No one would argue that 2020 was unique and challenging for almost every industry, including healthcare. The year forced both public and private companies to reconsider many aspects of how they do business and communicate with the investment community. As we all adapted and learned, our Westwicke blog covered a variety of investor relations topics, both pandemic related and not. Below are some of the most popular blog posts we published this year.
The Westwicke Blog is designed to deliver information and insights into the ever-changing world of healthcare communications.
Many public companies withdrew, or never introduced, formal financial guidance in spring 2020 as a result of severe and widespread business disruption and the high level of uncertainty surrounding the COVID-19 pandemic. We are now roughly two weeks into the fourth quarter and fiscal year 2020 earnings reporting season and wanted to share a few notable trends and key considerations that public company management teams should bear in mind as they evaluate whether to give formal financial guidance for 2021.
As the Biden Administration begins to implement its agenda, and with the 117th Congress now fully controlled by Democrats, the pace of activity in Washington is poised to accelerate. In this post, we have detailed a cross section of the Biden Administration’s domestic priorities, provided analysis of them, and offered a strategic overview of how companies can position themselves to simultaneously benefit from this activity and, importantly, prepare in the event they become the focus of unwanted scrutiny.
The 2021 Westwicke / ICR Conference went virtual this year — and like many in-person events suddenly turned remote, attendees found new and unexpected opportunities for connecting with each other. Namely, the ability, finally, to be in two meetings at once.
Warren Buffet makes the news each year for his letter to Berkshire Hathaway shareholders. By employing his uniquely wry and contrarian style and covering many topics that have little direct bearing on Berkshire’s results or prospects, Buffet has taken one of the staple obligations of a public company CEO, and turned it into something much larger — a kind of State of the Union from the desk of one of our most important business leaders.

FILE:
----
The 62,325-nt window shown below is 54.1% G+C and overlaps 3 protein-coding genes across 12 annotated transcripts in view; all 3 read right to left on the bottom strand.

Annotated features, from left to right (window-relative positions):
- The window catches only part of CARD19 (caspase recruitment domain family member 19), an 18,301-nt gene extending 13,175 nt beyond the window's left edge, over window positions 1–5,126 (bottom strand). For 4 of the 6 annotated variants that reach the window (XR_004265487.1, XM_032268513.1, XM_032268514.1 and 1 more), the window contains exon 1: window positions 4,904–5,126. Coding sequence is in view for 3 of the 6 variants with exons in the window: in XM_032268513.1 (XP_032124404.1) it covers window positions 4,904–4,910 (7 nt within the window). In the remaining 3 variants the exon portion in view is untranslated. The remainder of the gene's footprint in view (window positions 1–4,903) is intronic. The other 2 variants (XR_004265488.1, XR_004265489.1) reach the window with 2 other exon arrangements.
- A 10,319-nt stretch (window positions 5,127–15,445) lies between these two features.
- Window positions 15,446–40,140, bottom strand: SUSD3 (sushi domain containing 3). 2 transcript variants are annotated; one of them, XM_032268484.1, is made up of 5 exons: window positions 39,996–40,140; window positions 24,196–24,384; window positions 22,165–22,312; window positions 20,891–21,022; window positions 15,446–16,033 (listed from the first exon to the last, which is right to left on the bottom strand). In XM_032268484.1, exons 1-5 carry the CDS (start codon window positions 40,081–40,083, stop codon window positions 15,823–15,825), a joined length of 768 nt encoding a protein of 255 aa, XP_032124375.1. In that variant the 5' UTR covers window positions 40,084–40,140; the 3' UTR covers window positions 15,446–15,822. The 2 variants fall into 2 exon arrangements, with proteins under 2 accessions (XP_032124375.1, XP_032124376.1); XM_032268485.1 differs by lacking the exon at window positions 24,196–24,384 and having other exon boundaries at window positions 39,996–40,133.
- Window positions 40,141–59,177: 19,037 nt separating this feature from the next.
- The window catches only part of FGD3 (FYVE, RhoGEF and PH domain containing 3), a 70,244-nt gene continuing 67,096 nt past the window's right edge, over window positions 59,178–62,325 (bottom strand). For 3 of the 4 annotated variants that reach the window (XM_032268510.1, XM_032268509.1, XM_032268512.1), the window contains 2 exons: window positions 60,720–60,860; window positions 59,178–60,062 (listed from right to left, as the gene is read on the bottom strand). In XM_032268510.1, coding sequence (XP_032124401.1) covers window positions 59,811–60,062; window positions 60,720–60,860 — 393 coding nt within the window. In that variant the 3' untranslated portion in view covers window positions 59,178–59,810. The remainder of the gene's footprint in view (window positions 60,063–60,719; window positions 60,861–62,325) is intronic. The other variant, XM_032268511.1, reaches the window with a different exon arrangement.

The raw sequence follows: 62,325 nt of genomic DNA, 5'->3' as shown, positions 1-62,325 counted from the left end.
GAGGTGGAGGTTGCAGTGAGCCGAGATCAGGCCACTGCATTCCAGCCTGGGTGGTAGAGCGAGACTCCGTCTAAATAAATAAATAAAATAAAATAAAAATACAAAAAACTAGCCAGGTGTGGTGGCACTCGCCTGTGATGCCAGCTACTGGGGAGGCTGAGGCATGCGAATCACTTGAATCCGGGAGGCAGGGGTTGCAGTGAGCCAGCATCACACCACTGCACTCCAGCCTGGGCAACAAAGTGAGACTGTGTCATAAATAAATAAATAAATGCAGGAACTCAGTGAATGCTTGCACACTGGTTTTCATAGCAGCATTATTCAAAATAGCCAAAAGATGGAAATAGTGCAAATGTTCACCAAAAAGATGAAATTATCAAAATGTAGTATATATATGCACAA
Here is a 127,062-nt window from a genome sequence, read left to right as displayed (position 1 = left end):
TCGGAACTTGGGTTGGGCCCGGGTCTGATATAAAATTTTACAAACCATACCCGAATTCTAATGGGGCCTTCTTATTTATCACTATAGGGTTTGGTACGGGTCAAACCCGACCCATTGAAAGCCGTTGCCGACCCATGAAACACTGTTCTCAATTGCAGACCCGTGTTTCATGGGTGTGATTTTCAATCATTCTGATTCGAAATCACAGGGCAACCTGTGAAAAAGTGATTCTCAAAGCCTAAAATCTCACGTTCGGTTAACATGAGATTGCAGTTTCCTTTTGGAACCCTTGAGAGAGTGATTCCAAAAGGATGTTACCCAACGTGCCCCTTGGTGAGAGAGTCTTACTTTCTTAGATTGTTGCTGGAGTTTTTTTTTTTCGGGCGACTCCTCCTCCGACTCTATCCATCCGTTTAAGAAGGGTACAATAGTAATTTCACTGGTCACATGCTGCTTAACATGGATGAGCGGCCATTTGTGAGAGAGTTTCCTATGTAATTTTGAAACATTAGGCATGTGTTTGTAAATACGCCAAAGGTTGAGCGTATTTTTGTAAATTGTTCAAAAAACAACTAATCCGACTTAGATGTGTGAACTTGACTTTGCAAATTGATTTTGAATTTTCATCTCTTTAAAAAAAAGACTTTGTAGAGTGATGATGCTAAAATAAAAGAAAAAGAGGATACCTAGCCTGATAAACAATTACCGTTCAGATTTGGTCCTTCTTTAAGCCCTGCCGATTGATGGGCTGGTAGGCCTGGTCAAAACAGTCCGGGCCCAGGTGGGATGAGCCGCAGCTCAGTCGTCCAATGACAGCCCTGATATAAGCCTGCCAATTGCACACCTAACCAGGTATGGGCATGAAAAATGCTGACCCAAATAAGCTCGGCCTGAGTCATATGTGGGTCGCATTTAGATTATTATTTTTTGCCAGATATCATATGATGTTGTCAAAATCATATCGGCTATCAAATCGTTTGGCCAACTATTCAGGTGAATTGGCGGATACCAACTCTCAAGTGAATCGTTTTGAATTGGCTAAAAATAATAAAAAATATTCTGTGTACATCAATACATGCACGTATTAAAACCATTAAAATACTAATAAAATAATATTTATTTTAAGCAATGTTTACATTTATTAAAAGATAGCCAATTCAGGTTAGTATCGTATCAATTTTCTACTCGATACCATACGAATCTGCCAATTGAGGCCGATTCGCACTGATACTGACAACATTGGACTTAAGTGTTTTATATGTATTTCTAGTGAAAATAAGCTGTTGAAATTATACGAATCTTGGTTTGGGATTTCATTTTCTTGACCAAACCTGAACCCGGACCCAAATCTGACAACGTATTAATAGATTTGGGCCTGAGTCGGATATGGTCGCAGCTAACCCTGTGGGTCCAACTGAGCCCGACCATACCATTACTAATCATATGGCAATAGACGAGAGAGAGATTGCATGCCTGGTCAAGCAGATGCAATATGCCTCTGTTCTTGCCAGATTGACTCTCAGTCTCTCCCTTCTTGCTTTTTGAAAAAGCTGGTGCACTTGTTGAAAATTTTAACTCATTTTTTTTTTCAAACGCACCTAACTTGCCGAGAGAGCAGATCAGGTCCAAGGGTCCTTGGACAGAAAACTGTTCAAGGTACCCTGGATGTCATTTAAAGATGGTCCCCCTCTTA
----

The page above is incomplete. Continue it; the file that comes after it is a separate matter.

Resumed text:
No one could have predicted the events of 2020. However, given the strength and evolution of the healthcare and biotech industry over the past 12 months, the team at Westwicke has some ideas about how the upcoming year may unfold. Below, we provide insight into what the new year may bring.
Every investor’s decision-making process is unique. However, understanding their primary concerns and anticipating common questions can help you better align your message with what the investor needs to hear in order to come to an investment decision.
There are six questions in particular that investors will ask about you and your market opportunity before making an investment decision. Use the checklist below to prepare your answers to these common investor questions prior to your next meeting.
After nearly 20 years of working in healthcare communications, the excitement never gets old for me. What’s not to love about an industry that’s critical to life itself, rife with issues and controversy, and delivers a solid dose of the unexpected on a daily basis?
In my mind, a highlight is the problem solving our job requires every day. Whether pursuing an opportunity, managing an issue or leveraging an insight, it’s our responsibility to chart the path forward on behalf of our clients.
After a long period of market uncertainty driven by the COVID-19 pandemic, the second half of 2020 saw market conditions improve for IPOs with a recent flurry of tech companies making their debut. With increased demand to access the public markets, a strong pipeline of companies set to come to market is shaping up quickly for all of 2021.
Properly positioning your story within the investment community can help you build a quality, long-term shareholder base and enhance equity market value. To develop an effective investor relations strategy, you must understand how to best interact with investors, stay visible, and adapt to deliver both good news and bad.